From the pen of a lesser writer, the opening of the novella, Terminal Vibrato, might have been a bit too unbelievable for a reader to stick with the story. A boxer and his trainer discussing the philosophy and foibles of human behavior and odd bits of history and trivia in between rounds of a boxing match? Yet, here it works to introduce the central character who must “rummage through his mind to keep from going stir-crazy”

Vibrato is defined as a periodic slow change in pitch and that is what happens throughout this novella as the boxer, after being knocked out during a fight and breaking his leg as he stumbles to the mat, ends up in the hospital for an extended stay. Out of sheer boredom, he attempts to engage the comatose patient in the next bed in conversation.

The boxer keeps up a running monologue; a stream of consciousness not unlike some of the passages in Joyce’s Ulysses. Not being a great fan of this style, I thought these passages went on too long and my interest in the story wavered. That interest was rekindled, however, when the patient in the other bed woke up and the narrator discovered that he knew the patient. The story concludes on another surprise that is well worth waiting for.

The first story to follow the novella is Preface to Something Important. Again I was bogged down in the stream of consciousness, but I hung in to the end, waiting for the same kind of payoff that was in the novella. It didn’t happen. To quote the Bard, this was “Much Ado About Nothing” and weakened what is otherwise a wonderfully crafted collection.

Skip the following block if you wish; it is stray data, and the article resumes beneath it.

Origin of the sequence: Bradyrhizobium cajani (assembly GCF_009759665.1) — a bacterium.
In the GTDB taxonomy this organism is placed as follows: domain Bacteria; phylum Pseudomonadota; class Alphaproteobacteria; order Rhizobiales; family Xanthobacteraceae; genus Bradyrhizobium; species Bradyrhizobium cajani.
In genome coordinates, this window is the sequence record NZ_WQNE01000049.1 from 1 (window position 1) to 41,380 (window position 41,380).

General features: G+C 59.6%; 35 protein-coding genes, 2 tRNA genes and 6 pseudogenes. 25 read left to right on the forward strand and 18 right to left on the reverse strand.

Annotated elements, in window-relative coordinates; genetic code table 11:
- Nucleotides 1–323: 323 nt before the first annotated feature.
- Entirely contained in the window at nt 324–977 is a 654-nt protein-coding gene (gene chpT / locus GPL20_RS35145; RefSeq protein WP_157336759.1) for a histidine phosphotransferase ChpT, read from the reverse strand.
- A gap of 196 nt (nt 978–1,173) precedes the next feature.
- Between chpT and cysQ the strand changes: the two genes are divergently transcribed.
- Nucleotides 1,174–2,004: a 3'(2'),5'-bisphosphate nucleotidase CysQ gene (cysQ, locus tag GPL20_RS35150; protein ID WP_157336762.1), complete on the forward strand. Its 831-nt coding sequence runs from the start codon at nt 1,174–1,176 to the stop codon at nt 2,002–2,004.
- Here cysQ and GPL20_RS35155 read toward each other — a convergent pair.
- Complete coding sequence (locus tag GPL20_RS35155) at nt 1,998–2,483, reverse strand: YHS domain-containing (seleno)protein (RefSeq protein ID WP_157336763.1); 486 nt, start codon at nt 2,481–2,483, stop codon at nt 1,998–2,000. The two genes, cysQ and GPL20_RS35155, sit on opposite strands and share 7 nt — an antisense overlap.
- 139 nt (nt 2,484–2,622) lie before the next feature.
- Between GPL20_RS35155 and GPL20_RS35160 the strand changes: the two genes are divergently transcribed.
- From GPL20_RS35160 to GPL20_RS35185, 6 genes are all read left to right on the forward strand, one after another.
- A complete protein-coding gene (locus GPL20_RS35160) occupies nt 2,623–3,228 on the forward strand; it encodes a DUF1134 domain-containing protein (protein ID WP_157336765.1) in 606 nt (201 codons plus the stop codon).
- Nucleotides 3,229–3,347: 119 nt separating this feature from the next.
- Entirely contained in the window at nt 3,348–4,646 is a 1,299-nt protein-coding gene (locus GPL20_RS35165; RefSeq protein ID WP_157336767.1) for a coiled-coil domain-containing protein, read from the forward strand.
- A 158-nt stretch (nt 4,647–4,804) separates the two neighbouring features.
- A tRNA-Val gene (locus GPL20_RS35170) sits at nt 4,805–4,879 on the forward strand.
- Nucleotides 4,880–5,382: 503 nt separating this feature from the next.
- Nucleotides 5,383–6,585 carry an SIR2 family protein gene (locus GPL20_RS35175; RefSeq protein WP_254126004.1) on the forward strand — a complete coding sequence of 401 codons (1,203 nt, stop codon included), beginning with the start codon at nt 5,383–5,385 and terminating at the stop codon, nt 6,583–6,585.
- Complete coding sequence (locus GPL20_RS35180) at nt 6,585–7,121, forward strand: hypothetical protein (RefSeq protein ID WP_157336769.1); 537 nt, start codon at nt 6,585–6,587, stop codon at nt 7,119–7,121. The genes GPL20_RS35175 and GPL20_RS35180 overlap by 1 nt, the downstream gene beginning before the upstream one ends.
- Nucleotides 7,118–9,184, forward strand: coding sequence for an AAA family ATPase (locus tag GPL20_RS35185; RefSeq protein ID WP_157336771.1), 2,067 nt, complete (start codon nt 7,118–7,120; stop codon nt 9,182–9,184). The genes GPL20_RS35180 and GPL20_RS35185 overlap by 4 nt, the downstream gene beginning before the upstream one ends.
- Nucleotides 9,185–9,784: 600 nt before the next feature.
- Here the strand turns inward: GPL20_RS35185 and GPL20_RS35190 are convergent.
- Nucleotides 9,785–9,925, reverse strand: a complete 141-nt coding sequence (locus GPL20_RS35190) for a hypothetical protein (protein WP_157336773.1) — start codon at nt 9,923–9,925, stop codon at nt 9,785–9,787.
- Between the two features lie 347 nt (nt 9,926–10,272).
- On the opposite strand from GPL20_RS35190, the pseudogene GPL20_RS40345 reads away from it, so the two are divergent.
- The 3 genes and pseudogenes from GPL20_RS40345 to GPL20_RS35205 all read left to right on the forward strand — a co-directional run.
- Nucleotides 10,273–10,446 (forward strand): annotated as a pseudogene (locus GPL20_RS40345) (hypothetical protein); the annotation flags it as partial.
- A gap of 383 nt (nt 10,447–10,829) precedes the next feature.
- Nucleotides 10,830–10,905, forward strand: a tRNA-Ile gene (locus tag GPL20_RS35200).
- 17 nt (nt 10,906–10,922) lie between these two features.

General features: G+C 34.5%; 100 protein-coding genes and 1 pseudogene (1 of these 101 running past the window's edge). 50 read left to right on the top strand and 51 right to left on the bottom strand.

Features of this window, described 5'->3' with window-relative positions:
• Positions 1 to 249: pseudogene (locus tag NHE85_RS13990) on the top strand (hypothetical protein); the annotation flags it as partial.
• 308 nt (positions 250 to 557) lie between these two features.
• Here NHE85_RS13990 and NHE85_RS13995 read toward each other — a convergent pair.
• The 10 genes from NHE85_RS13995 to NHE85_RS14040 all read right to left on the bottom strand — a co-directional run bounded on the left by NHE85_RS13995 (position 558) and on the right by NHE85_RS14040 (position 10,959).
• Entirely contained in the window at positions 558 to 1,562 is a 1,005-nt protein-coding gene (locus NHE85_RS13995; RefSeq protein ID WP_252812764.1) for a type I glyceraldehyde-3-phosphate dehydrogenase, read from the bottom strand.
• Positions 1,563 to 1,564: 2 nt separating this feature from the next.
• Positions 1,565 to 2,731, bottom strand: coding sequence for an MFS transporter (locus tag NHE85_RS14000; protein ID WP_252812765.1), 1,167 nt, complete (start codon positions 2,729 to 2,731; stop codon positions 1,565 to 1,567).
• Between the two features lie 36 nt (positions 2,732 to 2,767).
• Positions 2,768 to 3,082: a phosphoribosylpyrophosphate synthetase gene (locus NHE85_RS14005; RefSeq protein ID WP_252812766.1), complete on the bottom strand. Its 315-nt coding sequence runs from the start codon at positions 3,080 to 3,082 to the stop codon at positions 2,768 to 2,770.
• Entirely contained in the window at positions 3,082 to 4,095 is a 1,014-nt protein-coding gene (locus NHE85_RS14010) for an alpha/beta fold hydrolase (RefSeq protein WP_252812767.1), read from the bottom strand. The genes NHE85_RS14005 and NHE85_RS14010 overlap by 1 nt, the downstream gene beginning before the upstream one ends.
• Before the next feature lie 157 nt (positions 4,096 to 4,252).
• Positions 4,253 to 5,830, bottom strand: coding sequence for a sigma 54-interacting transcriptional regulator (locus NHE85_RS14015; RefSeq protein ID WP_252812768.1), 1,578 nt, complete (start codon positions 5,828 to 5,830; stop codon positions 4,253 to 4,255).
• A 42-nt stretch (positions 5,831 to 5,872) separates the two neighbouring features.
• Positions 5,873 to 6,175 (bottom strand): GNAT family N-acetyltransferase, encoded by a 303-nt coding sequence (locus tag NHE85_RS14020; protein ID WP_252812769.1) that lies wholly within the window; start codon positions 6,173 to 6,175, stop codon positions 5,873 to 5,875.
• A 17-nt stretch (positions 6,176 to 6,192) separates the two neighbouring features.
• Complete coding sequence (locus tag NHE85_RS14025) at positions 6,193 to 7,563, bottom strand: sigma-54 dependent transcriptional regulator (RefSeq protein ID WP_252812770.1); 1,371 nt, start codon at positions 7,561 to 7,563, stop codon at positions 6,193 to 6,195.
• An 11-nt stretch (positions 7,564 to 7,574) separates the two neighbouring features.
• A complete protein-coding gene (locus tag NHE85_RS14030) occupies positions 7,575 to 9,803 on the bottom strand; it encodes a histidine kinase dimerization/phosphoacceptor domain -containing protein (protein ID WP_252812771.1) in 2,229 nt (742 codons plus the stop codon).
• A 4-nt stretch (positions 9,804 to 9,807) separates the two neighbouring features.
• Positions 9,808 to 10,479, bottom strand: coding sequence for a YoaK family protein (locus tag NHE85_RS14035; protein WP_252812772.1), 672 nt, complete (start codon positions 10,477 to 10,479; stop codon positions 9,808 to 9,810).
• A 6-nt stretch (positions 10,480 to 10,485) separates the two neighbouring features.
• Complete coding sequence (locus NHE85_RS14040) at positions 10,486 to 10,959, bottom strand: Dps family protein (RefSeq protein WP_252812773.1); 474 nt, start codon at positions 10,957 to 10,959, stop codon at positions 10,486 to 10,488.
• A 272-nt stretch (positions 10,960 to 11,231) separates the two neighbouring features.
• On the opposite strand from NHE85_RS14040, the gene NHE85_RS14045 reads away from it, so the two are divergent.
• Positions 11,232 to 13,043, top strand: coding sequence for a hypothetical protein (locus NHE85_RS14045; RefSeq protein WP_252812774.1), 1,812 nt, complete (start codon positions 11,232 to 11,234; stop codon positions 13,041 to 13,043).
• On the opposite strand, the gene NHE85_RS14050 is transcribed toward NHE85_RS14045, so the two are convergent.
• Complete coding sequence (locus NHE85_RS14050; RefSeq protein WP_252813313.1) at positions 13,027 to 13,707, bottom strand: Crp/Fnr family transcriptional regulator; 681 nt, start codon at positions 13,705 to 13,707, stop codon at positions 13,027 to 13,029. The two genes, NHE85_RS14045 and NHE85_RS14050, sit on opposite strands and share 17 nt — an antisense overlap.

I especially liked The Immigrant and Independence. The former was an interesting contrast between a man who steps into wealth as his birthright and a man who earns his place from the bottom up. In Independence, Marion, who likens herself to a marionette, ruminates about the end of her marriage while working at an archeological dig site.

The author has such a poetic use of language it is easy to see why he has won so many awards, including the coveted Pushcart.  Consider the opening of Reginald Used the Subjunctive Today:  “Father O’Mallon looked up at Father Wilson, standing in his doorway, and like generals in a bunker receiving good news from the front, their eyes met with tired and weary satisfaction.” As it turns out, the two are generals of a sort trying to educate wayward boys in a post-apocalyptic world where there are only a handful of books. What a masterful way of introducing them.

Stanford Pritchard has worked for The New York Review of Books and The New York Free Press, and is a Rockefeller Fellowship recipient. He is a playwright, was nominated for the Pushcart Prize, and his stories and essays have been published in Kenyon Review,  Wisconsin Review, New England Review, TangoNews, International Philosophical  Quarterly, and elsewhere. He lives in Middlebury, Vermont, and New York City.

Terminal Vibrato by Stanford Pritchard
ISBN: 978-0825305139
Publisher: Beaufort Books
Date of publish: Oct 31, 2007
Pages: 255     Price:  $23.00

Maryann Miller   Maryann’s Blog

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